Let's see if I have this right...
Police take off after a black Caddy doing 73mph in a 55mph zone, which leads
to a high speed pursuit in the black Georgia night. The 19 year old yahoo
behind the wheel of the Caddy is obviously of no mind to pull over. After
almost 8 minutes of the chase through light traffic, one police cruiser
bumps the Caddy from behind, at which point yahoo loses control of the car
and careens off the road into (what appears to be) a telephone pole.
Bottom line, the yahoo (who, originally, was guilty of driving at 18mph over
the posted speed limit) is now a quadraplegic.
Yahoo sues the police officer who "caused the crash" under the terms of the
4th Amendment (some weird logic about unlawful seizure?).
"In this case, both a lower court and the U.S. Court of Appeals for the 11th
Circuit ruled in favor of [the yahoo]. The 11th Circuit said that [the
officer's] actions constituted deadly force and that it was unreasonable
because the officer had no reason to think [yahoo] had done anything more
than violate traffic laws. The police gave chase because they clocked him
going 73 mph in a 55-mph zone.
'Far from being the cautious and controlled driver the lower court depicts,
what we see on the video more closely resembles a Hollywood-style car chase
of the most frightening sort, placing police officers and innocent
bystanders alike at great risk of serious injury,' wrote Justice Antonin
Scalia was incredulous that the lower courts had said Harris's case against
Scott could proceed."
(source: , among others)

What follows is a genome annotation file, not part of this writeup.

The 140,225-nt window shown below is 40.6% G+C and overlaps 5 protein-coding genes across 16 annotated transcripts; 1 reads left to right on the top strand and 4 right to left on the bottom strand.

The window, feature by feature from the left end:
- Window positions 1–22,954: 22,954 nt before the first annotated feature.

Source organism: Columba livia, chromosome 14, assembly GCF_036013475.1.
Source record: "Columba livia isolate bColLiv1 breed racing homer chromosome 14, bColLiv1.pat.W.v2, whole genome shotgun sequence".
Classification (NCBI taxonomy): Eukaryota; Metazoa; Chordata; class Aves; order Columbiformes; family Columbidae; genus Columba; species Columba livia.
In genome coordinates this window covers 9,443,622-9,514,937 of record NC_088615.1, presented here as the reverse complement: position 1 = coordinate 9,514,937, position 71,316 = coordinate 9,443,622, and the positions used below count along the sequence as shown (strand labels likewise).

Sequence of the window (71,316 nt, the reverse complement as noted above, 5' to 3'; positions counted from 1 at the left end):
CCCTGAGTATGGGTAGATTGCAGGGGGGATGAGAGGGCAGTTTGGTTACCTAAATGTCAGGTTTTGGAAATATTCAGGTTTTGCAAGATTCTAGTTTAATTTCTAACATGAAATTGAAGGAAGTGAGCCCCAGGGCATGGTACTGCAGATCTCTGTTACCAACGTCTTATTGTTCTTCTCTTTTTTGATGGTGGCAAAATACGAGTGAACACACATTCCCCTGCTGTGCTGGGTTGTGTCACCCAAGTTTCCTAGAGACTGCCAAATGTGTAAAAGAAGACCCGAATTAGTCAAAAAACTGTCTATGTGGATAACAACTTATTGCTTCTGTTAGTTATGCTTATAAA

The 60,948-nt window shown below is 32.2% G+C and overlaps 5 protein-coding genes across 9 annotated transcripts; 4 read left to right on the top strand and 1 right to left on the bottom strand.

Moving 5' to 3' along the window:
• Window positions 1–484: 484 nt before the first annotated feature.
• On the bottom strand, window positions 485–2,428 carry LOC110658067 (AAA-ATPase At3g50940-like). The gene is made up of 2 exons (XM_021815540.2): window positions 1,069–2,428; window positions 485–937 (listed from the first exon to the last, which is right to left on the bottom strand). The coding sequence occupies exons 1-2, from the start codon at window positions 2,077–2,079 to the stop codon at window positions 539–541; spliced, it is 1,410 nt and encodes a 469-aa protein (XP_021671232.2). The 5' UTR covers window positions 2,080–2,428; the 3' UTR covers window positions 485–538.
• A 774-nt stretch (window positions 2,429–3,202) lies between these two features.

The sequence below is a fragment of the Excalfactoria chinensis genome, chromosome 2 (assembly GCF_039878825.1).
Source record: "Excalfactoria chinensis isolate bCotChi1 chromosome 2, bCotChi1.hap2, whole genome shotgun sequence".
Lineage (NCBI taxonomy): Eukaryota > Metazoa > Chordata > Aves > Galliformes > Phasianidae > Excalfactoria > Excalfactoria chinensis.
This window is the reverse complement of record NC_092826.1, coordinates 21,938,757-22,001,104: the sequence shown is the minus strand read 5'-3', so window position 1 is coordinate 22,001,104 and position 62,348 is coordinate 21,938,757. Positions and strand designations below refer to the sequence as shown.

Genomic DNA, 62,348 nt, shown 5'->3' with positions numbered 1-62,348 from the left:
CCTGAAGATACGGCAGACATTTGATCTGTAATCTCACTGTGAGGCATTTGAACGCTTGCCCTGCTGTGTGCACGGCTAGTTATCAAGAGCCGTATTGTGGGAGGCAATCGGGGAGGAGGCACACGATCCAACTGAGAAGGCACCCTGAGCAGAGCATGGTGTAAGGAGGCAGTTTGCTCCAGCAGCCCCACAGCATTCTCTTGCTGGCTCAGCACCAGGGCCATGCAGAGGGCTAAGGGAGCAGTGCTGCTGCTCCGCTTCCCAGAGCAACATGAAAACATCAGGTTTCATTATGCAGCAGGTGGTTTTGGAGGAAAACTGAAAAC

Now, I've viewed the video posted on the Supreme Court's website, and I have
to say, "What the $*^&$# was that yahoo thinking?!?" The video is about 92MB
and runs some 15+ minutes, showing what the onboard cameras of the police
cruisers saw that night. First, you see the Caddy from the lead pursuit
cruiser, then you get the same chase as seen from a second cruiser, the one
which ultimately knocks the Caddy into the woods.
Watching the California Patrol in hot pursuit after a white Bronco doing
20mph for hours on end is one thing, but the chase in this video is typical
of the ones being debated over recent years. At what point do the police
engage in pursuit, and when do they just let the evil-doer go, hoping to
pick him up later.
The original crime here was not armed robbery or carjacking or leaving the
scene of an accident, it was doing 73mph in a 55 zone. (Remember: I've said
before that 72 is the magic number.) I have no idea why yahoo decided to try
to escape, rather than simply pull over and accept the damn ticket.
When the police officer is chasing down a speeder with siren and lights on,
and the speeder just keeps on going, putting any number of other motorists
in danger, the police officer can now use deadly force (i.e.: his front
bumper) with a little more authority, thanks to today's Supreme Court
I'm no lawyer, but it seems to me that yahoo compounded his possible
speeding ticket with resisting arrest (always a good generic criminal
activity, when everything else fails). But then leading the police on an
8-minute chase around any number of other motorists (most of whom had the
good sense to pull over to the side of the road) has to be a serious crime.
The potential for disaster is all over that video.
I would have dismissed this case from the start.
- posted 13 years ago